Thursday, January 13, 2011

Raising "other people's children"

Interesting post from the Infertility Therapist:
As clients move forward through [infertility] grief and consider their alternatives, they often express the same fear--that they will be unable to have a fully satisfying parenting experience because they will be raising "other people's children."

This is a complicated issue because when you adopt, or use donor eggs or sperm to create your family, in a very basic, concrete sense you actually are raising "other people's children". In fact, there are an additional one or two "parents" swirling around in the mix. This causes us to reconsider how we define what makes a "parent", and what is necessary for the parental connection to occur.

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To this discussion I would like to add, however, two points that I have not seen mentioned with frequency--the psychological constructs or images the parents develop about their child's genetic origins. The first concept I would like to discuss is how the expectations we develop based on genetic relatedness and family resemblance can affect our parenting experience. From a psychological perspective, when one parents a genetically related child, there is at least the possibility of explaining things about that child from a genetic viewpoint. That Junior has his father's eyes, his mother's laugh, and his Uncle Charlie's love of striped socks, may or may not in reality be true--but these are the hypotheses we create, seemingly reflexively. When parenting a genetically unrelated child, all bets are off, especially if little is known about the genetic parents, as in the case of international adoption, or using anonymous egg and sperm donation. If my adopted daughter, about whose biological parents I know nothing, misbehaves, is it something I did? Is it her genetically-endowed temperament? Is it a mismatch of her environment, which includes me, plus genetics? This difference adds another layer of complexity to the parenting situation.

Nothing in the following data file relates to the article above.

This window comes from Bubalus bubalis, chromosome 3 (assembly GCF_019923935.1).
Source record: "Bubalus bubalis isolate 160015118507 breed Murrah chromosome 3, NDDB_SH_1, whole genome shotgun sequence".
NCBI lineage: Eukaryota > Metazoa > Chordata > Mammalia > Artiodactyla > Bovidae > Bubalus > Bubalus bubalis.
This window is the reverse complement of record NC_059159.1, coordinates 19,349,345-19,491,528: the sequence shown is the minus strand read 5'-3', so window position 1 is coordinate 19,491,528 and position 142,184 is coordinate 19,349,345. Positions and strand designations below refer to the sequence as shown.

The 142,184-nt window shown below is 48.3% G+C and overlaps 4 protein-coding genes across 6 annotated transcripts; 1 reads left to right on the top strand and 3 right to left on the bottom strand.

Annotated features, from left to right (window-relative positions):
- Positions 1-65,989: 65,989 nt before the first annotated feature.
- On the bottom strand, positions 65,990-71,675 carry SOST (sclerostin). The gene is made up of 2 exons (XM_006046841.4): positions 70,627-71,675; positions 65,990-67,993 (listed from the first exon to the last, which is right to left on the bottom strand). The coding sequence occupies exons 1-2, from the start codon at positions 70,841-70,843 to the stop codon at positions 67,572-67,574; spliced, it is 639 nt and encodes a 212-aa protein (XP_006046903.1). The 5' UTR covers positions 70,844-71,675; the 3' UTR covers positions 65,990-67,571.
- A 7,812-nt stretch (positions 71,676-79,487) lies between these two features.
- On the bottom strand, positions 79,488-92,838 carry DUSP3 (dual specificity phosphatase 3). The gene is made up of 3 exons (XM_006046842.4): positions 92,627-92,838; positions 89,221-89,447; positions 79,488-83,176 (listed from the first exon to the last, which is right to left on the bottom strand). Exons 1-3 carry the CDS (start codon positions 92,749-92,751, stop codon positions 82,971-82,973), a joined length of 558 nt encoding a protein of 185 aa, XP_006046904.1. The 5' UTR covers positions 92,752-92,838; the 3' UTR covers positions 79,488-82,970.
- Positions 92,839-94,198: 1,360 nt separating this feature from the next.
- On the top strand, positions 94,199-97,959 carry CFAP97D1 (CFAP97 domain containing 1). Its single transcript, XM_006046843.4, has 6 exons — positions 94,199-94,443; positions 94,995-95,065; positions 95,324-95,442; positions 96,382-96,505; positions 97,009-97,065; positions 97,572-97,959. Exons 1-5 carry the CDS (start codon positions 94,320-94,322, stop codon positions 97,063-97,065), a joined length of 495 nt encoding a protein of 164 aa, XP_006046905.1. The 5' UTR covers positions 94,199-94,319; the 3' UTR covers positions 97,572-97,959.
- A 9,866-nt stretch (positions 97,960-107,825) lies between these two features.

Although this thought process may seem worrisome to prospective parents, I think in reality it is often found to be beneficial, because it allows you to view the child with an open mind, without as many preconceived notions.


Von said...

Not of course beneficial to an adoptee.We need to know who we are realted to, who we look like, act like and where out characteristics come form.It helps our sense of identity, which is why adoptees who know nothing of their relatives often struggle with who they are.

Chinazhoumom said...

I think one of the sad things is completing medical forms - when you have to put - "unknown" - it just hurts -so I can imagine how they feel!

@von -Nature vs Nuture...

Campbell said...

If my non adopted son "misbehaves", I too wonder if it's something I did. I wonder if it's his "genetically-endowed temperament" or if it's a mismatch of his environment, which includes me, plus genetics.

All parents should view their children with an open mind an without preconceived notions. People who are genetically related to their children don't have some magic handle on what they'll be like and why.

Medical forms, on the other hand, are an entirely different story.

Reena said...

I agree with everyone regarding completing medical forms.

I also agree that parents (whether raising children they birthed or adopted) should view their children with an open mind.

I think what Melinda is getting at though-- if there is a known 'talent' in one's family-- that parents may tune it to that sooner--maybe not. And regardless of having that talent-- it may not be something the child wishes to pursue.